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Of all the stars they’d surveyed, the Pilot liked intrinsically variable stars the most.

Every star breathed, from franticly spinning neutron stars to cool, tenuous red giants, but variable stars were hearts in and of themselves. They were slow hearts--the fastest one he’d seen yet only beat once in a third of a sub-cycle--but it was a rhythm the Pilot could have orbited for an entire Maxima without ever growing tired of its presence.

Although this particular variable star was at an ebb in its pulsation, it was so bright and massive that the captain had been conservative when deciding on the distance of their closest pass. They were trailing a comet as it passed close to the yellow-white supergiant, collecting readings from the brilliant tail with probes and the occasional shuttle. It was simple work for the Pilot to keep the Dancer’s distance consistent and watch for any odd readings from the comet or the star, so every spare moment he had was spent following the slow, steady fall of the pulse. He thought if he wanted to he could follow it down so far he would reach a point where the galaxy held its breath and all of time stood still, everything waiting until the star was ready to finish the beat and brighten once more.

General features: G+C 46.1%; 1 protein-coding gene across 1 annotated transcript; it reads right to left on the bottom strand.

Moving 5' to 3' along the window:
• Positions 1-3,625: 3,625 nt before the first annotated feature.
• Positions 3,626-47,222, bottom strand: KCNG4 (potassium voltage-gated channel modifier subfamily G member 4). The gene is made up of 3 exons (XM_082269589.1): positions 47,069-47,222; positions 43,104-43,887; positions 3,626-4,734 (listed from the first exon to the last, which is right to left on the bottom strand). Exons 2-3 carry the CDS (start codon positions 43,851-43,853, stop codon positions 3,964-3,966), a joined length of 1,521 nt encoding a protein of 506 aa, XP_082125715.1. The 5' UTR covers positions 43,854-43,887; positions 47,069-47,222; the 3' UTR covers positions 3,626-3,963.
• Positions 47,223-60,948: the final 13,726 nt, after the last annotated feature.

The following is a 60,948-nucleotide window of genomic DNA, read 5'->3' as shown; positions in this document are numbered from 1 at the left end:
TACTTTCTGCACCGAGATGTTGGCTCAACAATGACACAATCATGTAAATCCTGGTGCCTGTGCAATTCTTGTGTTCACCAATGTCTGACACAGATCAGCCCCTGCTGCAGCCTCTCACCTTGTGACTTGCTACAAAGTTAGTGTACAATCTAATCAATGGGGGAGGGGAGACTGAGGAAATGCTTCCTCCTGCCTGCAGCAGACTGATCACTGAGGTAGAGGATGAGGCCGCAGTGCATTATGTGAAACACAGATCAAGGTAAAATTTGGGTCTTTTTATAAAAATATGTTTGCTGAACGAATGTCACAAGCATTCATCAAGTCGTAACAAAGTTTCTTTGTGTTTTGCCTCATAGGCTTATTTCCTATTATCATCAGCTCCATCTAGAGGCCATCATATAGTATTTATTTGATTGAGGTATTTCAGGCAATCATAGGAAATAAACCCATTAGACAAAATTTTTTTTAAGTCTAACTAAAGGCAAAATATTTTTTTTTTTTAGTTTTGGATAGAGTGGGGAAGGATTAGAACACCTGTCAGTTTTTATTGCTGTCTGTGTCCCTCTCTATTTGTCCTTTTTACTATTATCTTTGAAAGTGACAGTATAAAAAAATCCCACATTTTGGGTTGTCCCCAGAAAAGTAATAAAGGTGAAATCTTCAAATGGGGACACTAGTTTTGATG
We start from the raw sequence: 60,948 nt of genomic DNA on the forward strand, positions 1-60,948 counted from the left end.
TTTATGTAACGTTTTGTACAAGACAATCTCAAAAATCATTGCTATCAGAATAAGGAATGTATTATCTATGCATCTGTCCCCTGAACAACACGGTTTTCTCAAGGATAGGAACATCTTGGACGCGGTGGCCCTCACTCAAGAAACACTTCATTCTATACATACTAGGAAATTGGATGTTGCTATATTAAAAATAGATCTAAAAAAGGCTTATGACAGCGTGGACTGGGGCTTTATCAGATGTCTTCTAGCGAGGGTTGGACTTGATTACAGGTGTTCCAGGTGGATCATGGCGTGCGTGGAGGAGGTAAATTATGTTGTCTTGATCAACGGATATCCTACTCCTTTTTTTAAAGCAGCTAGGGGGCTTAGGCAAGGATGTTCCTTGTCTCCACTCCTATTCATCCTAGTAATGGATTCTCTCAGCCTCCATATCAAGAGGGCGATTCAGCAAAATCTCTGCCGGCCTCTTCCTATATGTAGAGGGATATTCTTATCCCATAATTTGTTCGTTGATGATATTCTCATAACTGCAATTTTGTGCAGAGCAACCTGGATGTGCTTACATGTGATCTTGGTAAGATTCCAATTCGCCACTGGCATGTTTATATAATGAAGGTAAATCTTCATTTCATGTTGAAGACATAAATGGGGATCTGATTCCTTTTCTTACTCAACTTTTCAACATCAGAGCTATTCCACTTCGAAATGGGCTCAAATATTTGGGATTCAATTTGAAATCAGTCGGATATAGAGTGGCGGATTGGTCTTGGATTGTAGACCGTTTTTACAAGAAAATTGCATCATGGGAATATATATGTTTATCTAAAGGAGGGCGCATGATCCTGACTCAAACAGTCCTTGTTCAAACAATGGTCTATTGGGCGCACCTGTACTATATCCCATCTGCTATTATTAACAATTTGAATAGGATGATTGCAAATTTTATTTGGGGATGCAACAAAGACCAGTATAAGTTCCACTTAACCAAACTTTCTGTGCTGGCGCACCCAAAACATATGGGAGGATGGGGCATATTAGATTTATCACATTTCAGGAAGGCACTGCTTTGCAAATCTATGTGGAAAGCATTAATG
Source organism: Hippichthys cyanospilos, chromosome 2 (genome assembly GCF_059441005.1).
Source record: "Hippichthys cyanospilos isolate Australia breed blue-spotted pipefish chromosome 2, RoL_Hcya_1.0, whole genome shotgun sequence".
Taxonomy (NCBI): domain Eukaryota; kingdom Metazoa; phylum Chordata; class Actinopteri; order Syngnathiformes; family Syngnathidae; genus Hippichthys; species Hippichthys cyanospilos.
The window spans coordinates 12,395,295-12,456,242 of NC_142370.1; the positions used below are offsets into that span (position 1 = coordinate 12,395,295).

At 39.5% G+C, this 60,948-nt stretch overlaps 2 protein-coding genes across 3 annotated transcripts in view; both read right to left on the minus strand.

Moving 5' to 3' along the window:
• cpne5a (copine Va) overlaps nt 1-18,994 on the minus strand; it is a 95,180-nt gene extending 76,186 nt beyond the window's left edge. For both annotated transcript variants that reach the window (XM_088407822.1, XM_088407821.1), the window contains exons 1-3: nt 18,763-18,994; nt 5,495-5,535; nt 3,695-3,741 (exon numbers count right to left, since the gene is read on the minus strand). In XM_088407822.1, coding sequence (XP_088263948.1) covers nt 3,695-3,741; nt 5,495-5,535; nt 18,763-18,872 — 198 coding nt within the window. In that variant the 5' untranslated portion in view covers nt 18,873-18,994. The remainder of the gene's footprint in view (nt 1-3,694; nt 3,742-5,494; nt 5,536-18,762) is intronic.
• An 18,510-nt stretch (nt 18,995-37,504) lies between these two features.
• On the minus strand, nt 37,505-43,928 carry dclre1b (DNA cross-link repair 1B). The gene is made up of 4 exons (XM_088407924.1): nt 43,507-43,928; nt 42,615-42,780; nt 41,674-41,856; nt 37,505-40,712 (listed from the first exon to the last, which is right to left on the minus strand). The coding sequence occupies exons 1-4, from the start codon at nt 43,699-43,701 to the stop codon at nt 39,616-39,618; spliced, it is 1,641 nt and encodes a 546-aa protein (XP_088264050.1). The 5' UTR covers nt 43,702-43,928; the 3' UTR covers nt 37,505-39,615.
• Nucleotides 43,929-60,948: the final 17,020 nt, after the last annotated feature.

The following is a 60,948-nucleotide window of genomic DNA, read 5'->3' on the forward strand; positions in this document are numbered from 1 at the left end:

There was a signal from the shuttle. The researchers were done with their readings of the comet and on their way back. Unfortunately the Dancer’s next objective was some distance away, in a small planetary system with no variable stars in the vicinity.

He had a few minutes before the shuttle would land and the captain would give the order to go to warp. He spent them with his fingers on the star’s deepening pulse, and dreamed of the space between stellar heartbeats.



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